New research finds that a flavonoid called apigenin increases brain connections:
the flavonoid apigenin, a substance found in parsley, thyme, chamomile and red pepper, improves neuron formation and strengthens the connections between brain cells, new lab research demonstrates… and has potential to treat diseases like schizophrenia, depression, Alzheimer’s and Parkinson’s
Previous experiments with animals had already shown that substances from the same chemical group as the apigenin… positively affect memory and learning. Many studies highlight the potential of flavonoids to preserve and enhance brain function.
While the effectiveness of flavonoids for brain health is not an entirely new concept, this research is the first to show the positive effects of apigegin directly on human cells and the first to unraveling its mechanism.
The neurons that were treated with the apigenin flavonoid (API) show more formation of synapses (red) than the neurons that were not treated. You can see this in the image on the right.
The study concludes with this:
since flavonoids are present at high amounts in some foods, we can speculate that a diet rich in flavonoids may influence the formation of neurons and the way they communicate within the brain.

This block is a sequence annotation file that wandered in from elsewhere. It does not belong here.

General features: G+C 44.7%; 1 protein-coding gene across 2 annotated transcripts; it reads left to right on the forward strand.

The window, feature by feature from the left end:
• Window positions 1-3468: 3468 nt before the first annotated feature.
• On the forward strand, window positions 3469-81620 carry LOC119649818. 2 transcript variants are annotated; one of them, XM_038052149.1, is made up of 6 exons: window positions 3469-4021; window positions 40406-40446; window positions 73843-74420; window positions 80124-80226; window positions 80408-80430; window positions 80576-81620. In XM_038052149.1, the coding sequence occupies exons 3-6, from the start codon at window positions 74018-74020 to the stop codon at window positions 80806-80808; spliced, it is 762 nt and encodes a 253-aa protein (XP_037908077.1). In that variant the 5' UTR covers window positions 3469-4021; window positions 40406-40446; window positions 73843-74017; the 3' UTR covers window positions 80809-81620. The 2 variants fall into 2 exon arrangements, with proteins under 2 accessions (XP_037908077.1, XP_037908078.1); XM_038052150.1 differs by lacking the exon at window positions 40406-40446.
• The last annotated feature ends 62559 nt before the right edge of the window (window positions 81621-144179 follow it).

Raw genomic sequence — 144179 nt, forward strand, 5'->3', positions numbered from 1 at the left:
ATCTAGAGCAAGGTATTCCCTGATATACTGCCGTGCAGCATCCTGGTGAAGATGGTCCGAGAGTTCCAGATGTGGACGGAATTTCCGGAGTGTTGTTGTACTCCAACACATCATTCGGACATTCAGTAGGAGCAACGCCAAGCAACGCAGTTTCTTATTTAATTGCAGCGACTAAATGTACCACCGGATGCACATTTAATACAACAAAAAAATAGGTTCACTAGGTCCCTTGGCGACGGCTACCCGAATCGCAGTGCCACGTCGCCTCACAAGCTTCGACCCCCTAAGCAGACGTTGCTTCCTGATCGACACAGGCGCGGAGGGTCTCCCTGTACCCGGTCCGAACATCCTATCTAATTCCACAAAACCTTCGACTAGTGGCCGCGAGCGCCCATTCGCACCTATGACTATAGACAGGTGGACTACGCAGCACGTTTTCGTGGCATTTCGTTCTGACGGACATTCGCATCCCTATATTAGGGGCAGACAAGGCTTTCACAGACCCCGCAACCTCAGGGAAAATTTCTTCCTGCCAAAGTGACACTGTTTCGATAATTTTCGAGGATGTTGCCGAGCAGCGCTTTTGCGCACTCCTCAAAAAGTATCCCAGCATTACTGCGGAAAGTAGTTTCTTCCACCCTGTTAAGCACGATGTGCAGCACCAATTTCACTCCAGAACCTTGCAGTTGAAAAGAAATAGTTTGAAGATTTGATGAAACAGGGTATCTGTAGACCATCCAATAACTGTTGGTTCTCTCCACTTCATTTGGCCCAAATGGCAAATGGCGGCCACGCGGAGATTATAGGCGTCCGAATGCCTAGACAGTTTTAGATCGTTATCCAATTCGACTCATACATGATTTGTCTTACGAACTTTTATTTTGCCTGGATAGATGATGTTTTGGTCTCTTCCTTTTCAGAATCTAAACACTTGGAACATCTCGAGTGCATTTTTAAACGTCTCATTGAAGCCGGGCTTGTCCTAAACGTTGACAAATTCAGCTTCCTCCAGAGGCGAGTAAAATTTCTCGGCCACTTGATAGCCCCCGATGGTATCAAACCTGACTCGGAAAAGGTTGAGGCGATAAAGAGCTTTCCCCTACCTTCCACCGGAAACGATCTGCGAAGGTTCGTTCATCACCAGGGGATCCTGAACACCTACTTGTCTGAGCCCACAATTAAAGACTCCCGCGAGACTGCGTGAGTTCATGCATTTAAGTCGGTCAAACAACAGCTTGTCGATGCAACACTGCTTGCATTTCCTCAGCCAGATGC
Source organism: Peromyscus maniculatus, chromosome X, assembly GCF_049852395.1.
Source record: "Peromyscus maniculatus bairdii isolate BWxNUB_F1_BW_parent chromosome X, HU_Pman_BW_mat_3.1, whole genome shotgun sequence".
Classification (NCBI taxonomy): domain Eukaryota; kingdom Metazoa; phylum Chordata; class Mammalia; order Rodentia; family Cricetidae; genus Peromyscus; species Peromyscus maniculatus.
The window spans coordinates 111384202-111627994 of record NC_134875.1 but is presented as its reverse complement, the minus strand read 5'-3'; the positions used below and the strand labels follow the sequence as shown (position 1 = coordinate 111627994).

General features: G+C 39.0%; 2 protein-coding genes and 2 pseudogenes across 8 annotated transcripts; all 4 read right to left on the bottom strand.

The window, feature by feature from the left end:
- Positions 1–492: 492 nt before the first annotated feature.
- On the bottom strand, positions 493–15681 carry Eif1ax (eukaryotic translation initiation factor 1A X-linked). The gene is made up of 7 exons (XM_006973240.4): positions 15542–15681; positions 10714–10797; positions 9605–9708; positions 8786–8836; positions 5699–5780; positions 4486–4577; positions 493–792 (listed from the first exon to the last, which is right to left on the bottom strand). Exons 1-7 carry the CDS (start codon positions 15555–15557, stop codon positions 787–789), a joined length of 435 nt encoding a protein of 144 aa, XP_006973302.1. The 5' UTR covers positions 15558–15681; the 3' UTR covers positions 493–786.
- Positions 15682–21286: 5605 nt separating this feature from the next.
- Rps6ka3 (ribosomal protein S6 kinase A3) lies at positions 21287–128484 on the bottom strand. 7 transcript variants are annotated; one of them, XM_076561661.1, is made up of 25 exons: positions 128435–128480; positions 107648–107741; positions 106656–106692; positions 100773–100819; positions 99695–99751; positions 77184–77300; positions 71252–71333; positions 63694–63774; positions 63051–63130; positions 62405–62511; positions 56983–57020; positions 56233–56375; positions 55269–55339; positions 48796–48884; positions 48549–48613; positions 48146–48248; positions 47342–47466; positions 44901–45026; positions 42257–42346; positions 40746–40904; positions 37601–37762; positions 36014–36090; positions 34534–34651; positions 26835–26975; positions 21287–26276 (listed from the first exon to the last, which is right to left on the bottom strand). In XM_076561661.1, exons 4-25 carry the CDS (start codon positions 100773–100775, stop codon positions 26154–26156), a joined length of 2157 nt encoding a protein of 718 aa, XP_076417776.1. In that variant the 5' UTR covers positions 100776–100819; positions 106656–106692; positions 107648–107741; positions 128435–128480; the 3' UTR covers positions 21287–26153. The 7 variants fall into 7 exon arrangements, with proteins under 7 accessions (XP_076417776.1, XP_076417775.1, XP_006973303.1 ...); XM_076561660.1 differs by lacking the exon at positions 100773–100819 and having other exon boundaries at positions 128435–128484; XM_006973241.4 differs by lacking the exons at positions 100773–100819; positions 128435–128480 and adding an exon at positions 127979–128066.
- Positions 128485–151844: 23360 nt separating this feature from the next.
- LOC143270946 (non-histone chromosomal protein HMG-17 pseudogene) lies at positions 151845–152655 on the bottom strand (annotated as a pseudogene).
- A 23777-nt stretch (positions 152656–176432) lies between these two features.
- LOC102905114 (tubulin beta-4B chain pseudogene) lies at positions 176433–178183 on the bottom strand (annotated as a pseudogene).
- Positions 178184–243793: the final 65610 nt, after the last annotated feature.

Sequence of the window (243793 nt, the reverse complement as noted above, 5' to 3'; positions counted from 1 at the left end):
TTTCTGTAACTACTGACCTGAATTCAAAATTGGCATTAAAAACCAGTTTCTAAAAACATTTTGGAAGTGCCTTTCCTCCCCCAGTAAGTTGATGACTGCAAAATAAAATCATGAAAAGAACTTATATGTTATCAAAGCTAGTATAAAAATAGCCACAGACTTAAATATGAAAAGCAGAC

Yes! These are powerful foods and nutrients for brain health! And these flavonoids have been shown to specifically reduce anxiety too, as mentioned in this paper – Flavonoids and the central nervous system: from forgotten factors to potent anxiolytic compounds
A paper published in October 2015: Flavonoid nutraceuticals and ionotropic receptors for the inhibitory neurotransmitter GABA likens flavonoids to benzodiazapines:
A number of studies have likened flavonoids to the widely prescribed benzodiazepines as ‘a new family of benzodiazepine receptor ligands’.
It is time to consider flavonoids in their own right as important modulators of these vital [GABA] receptors in brain function.
So let’s eat parsley and get a decent serving size in a delicious salad. I’ve got the perfect recipe for you, created by Rebecca Katz, author of The Healthy Mind Cookbook. I interviewed her on the Anxiety Summit and this was our topic – Your Brain on Food: The Science and Alchemy of Yum for Alleviating Anxiety!
We talked about one of my favorite recipes from her book: a pomegranate olive mint salsa recipe
When I read the ingredients list I was surprised about the quantity of parley and mint but followed the directions anyway and the end result is incredibly yum! We LOVE this recipe – it has become a standard in our home. We have had it with both salmon and with lamb chops (it’s the best mint “sauce” for lamb).
Enjoy and let us know what you think! If you have a recipe that uses parsley feel free to share a link or the recipe in the comments.